Chair: Frank Pallone
Projected Grade for the 117th Congress
1 Investigative Oversight Hearings
42 Policy/Legislative Hearings
94 Total HearingsLast updated: Aug. 2, 2022, 1:39 p.m.
A committee with a long history, Energy and Commerce has grown over the years to have one of the broadest jurisdictions of any authorizing committee. It oversees five cabinet departments---Commerce, Energy, Health and Human Services, Homeland Security and Transportation—as well as a number of important regulatory agencies including the Environmental Protection Agency, the Federal Communications Commission, the Nuclear Regulatory Commission, and the Consumer Financial Protection Bureau. This gives it legislative authority over such vital—and sometimes controversial—issues as Medicare and Medicaid, food and drug safety, nuclear and renewable energy, pollution and climate change, TV and the internet, cybersecurity, and interstate and foreign commerce.
The committee has six powerful subcommittees: communications and technology; consumer protection and commerce; energy; environment and climate change; health; and one of the few standing subcommittees on oversight and investigations.
Given its broad scope, the committee typically holds more hearings than most others in the House. Thanks to its investigations subcommittee, Energy and Commerce also traditionally holds more investigative oversight hearings than any House committee except Oversight and Government Reform. The high water mark for investigative hearings in the period was 21 during 2009-10, the first two years of the Obama administration, under activist Democrat Henry Waxman of California. Under two Republican chairs in the next four Congresses, the committee held an average of 15.5 investigative hearings. That figure was maintained in the pandemic-shortened 116th Congress (2019-20) with 16, under Democratic Chair Frank Pallone of New Jersey. However, policy and legislative oversight picked up considerably during 2011-16 under Waxman’s successor, Chair Fred Upton (R, Mich.). The figure fell back again in the 115th Congress (2017-18) under Chair Greg Walden, a Republican from Oregon, and fell even further in the 116th Congress.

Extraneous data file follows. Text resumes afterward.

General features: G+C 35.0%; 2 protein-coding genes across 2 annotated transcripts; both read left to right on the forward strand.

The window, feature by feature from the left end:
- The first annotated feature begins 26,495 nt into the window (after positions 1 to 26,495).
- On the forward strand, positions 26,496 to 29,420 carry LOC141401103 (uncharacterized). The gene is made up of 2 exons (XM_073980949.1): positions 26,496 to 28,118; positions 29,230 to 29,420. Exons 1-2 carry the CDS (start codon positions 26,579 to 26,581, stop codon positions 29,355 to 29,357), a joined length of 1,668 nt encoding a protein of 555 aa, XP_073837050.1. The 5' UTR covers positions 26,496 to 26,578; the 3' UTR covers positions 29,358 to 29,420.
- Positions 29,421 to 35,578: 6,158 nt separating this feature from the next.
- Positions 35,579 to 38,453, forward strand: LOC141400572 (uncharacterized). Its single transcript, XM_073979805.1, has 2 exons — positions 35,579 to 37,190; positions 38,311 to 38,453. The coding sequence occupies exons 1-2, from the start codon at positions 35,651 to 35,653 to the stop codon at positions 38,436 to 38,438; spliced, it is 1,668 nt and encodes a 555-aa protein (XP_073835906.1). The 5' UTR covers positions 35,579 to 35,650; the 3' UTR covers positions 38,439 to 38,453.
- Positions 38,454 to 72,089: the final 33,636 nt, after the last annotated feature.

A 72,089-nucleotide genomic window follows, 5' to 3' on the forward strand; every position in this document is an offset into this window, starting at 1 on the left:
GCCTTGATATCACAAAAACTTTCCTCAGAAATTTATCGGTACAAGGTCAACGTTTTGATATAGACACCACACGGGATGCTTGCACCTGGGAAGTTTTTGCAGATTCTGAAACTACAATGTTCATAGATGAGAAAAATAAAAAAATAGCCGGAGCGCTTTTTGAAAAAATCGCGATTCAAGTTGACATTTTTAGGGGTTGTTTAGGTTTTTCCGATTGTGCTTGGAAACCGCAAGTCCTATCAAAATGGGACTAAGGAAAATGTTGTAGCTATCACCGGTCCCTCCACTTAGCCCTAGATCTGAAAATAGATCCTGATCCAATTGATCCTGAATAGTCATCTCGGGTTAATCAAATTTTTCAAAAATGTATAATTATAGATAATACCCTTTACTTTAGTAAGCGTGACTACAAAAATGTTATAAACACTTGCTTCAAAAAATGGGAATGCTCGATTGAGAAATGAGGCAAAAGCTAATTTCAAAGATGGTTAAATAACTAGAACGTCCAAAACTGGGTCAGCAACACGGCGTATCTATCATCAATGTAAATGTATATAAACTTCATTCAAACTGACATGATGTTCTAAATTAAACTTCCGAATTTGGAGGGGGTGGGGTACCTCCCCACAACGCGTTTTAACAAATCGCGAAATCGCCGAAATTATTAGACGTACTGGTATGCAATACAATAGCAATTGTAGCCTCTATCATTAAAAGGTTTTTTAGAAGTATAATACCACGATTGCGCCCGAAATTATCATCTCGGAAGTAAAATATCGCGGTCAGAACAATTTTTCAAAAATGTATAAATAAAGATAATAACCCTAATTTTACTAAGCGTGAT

During the 116th Congress, the committee conducted 16 investigative hearings, many of them challenging controversial Trump administration policies. Hearing subjects included the administration's family separation policy at the border, the consumer implications of the T-Mobile-Sprint merger, lax enforcement at EPA, EPA's record on protecting workers from dangerous chemicals, the prospective $377 billion cost to clean up the Energy Department's nuclear waste sites, the EPA's effort to roll back limits on toxic mercury emissions from power plants, the administration's rollback of auto fuel economy standards, Trump's policies on unaccompanied children at the border, the administration's efforts to dismantle Obamacare and cut Medicaid costs, the administration's failure to toughen drinking water lead limits in the wake of the Flint, Mich., crisis, the pricing practices of the live event ticketing industry, the manufacturers' role in promoting the dangerous e-cigarette boom among young people, the proliferation of fake and unsafe merchandise for sale online, two hearings looking at the administration's COVID-19 response, and a critical look at the record of the Federal Communications Commission under Trump.
111th Congress: Henry Waxman (D-CA)
112th Congress: Fred Upton (R-MI)
113th Congress: Fred Upton (R-MI)
114th Congress: Fred Upton (R-MI)
115th Congress: Greg Walden (R-OR)
116th Congress: Frank Pallone (D-NJ)
117th Congress: Frank Pallone (D-NJ)
We are 94% of the way through the 117th Congress
House Committee on Energy and Commerce1 Investigative Oversight Hearings; 5% historical maximum
Number of Hearings
Committee Hearing Performance
* Adjustments have been applied so that committees' grades are not lowered by the constraints on hearings caused by Covid-19 [oversight-index.thelugarcenter.org/covid-19-statement]